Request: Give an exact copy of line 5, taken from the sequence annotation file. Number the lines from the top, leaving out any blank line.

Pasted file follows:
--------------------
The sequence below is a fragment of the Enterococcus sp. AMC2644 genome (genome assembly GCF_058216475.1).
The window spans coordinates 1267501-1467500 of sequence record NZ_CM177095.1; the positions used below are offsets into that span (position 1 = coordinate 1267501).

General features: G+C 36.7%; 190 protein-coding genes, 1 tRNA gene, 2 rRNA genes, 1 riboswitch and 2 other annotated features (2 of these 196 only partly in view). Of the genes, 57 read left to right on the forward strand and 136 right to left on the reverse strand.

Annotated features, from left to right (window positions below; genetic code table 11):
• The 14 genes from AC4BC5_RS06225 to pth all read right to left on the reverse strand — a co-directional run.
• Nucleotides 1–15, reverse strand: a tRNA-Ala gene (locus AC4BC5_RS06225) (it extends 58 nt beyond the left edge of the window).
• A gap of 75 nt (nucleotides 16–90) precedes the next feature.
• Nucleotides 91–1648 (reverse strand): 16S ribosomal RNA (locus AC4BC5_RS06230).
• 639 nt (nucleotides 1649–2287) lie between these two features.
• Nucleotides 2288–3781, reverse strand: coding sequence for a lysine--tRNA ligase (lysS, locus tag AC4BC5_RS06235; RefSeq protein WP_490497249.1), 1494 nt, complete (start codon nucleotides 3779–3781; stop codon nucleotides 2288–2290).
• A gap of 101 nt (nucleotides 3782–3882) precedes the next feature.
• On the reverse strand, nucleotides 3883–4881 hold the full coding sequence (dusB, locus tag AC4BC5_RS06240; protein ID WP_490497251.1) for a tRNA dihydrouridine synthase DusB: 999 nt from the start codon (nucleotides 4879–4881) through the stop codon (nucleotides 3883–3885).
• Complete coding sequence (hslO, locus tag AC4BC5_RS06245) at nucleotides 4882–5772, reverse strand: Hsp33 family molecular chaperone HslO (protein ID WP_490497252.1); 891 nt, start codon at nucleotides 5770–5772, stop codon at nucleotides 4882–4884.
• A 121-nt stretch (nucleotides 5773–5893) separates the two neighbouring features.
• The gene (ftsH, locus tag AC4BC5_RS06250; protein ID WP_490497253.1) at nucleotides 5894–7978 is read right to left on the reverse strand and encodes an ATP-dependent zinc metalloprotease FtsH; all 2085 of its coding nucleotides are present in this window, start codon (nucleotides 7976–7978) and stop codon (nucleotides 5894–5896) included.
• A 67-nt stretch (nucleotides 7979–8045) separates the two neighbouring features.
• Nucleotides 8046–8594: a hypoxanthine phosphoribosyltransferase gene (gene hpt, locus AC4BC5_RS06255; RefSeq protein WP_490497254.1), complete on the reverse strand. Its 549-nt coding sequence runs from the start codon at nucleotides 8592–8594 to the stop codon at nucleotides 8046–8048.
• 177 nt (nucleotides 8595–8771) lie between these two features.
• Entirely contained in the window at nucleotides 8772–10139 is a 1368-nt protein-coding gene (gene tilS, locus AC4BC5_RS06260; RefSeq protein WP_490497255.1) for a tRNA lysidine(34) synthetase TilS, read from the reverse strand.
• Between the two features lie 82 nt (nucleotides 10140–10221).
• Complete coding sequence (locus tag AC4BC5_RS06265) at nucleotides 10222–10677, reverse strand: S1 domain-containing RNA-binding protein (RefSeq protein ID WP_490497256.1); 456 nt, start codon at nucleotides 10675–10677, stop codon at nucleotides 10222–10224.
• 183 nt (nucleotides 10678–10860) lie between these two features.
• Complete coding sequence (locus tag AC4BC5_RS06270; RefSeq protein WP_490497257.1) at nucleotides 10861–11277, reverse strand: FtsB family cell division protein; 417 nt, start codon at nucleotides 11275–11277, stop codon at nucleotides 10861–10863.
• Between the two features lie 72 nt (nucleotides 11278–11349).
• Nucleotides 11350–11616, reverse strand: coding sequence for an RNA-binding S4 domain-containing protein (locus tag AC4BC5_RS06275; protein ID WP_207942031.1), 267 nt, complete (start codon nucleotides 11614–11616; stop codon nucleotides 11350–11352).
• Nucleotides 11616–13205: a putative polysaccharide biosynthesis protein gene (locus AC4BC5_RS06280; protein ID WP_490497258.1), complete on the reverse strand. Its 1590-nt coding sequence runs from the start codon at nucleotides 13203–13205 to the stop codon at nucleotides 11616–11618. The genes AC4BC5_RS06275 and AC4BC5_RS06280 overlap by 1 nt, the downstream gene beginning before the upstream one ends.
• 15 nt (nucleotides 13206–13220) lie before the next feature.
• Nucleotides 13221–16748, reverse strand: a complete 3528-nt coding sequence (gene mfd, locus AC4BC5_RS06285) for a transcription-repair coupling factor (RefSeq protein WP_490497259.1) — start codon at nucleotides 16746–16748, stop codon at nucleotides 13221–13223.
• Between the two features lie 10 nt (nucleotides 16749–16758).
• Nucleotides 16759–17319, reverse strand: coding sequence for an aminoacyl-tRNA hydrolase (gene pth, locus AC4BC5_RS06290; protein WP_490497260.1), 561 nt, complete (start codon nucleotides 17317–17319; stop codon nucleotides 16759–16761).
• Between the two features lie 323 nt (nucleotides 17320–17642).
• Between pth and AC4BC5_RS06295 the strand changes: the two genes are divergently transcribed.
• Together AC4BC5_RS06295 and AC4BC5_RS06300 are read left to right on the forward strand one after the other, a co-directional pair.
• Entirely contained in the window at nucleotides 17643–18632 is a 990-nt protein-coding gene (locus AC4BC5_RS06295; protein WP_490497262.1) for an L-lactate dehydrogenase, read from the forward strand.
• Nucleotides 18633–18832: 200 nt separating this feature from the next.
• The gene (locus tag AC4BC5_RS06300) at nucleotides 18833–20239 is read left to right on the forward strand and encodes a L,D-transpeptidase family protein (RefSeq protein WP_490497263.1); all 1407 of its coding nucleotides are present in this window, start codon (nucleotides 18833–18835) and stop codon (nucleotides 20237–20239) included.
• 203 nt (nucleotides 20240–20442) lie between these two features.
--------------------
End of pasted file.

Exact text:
• The 14 genes from AC4BC5_RS06225 to pth all read right to left on the reverse strand — a co-directional run.